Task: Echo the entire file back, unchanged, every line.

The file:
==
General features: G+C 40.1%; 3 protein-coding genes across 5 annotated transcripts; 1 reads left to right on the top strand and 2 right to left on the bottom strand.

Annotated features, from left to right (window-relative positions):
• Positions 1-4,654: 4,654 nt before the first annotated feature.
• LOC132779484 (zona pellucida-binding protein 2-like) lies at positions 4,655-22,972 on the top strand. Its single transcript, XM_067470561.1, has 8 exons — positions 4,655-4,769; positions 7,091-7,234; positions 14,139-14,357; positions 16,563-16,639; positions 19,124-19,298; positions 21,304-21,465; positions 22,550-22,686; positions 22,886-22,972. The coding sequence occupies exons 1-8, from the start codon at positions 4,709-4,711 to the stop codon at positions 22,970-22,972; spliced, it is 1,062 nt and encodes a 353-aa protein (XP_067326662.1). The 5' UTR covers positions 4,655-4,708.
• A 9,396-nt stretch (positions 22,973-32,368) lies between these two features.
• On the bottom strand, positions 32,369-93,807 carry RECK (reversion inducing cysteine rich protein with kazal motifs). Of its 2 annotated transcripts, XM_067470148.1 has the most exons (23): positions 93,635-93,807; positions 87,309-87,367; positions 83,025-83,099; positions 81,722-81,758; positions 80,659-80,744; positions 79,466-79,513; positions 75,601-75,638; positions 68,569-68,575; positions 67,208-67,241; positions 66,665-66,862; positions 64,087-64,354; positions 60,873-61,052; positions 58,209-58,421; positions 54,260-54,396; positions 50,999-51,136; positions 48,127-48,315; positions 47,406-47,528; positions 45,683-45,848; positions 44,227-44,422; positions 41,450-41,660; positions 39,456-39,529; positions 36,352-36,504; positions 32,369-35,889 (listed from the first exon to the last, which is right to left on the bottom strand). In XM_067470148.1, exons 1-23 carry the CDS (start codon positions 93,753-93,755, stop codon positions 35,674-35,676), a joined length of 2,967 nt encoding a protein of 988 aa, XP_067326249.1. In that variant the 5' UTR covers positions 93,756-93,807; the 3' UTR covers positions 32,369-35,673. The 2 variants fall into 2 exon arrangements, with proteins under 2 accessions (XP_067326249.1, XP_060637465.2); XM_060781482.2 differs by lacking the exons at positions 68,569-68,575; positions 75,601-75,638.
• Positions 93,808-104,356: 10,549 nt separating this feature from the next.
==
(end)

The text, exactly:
General features: G+C 40.1%; 3 protein-coding genes across 5 annotated transcripts; 1 reads left to right on the top strand and 2 right to left on the bottom strand.

Annotated features, from left to right (window-relative positions):
• Positions 1-4,654: 4,654 nt before the first annotated feature.
• LOC132779484 (zona pellucida-binding protein 2-like) lies at positions 4,655-22,972 on the top strand. Its single transcript, XM_067470561.1, has 8 exons — positions 4,655-4,769; positions 7,091-7,234; positions 14,139-14,357; positions 16,563-16,639; positions 19,124-19,298; positions 21,304-21,465; positions 22,550-22,686; positions 22,886-22,972. The coding sequence occupies exons 1-8, from the start codon at positions 4,709-4,711 to the stop codon at positions 22,970-22,972; spliced, it is 1,062 nt and encodes a 353-aa protein (XP_067326662.1). The 5' UTR covers positions 4,655-4,708.
• A 9,396-nt stretch (positions 22,973-32,368) lies between these two features.
• On the bottom strand, positions 32,369-93,807 carry RECK (reversion inducing cysteine rich protein with kazal motifs). Of its 2 annotated transcripts, XM_067470148.1 has the most exons (23): positions 93,635-93,807; positions 87,309-87,367; positions 83,025-83,099; positions 81,722-81,758; positions 80,659-80,744; positions 79,466-79,513; positions 75,601-75,638; positions 68,569-68,575; positions 67,208-67,241; positions 66,665-66,862; positions 64,087-64,354; positions 60,873-61,052; positions 58,209-58,421; positions 54,260-54,396; positions 50,999-51,136; positions 48,127-48,315; positions 47,406-47,528; positions 45,683-45,848; positions 44,227-44,422; positions 41,450-41,660; positions 39,456-39,529; positions 36,352-36,504; positions 32,369-35,889 (listed from the first exon to the last, which is right to left on the bottom strand). In XM_067470148.1, exons 1-23 carry the CDS (start codon positions 93,753-93,755, stop codon positions 35,674-35,676), a joined length of 2,967 nt encoding a protein of 988 aa, XP_067326249.1. In that variant the 5' UTR covers positions 93,756-93,807; the 3' UTR covers positions 32,369-35,673. The 2 variants fall into 2 exon arrangements, with proteins under 2 accessions (XP_067326249.1, XP_060637465.2); XM_060781482.2 differs by lacking the exons at positions 68,569-68,575; positions 75,601-75,638.
• Positions 93,808-104,356: 10,549 nt separating this feature from the next.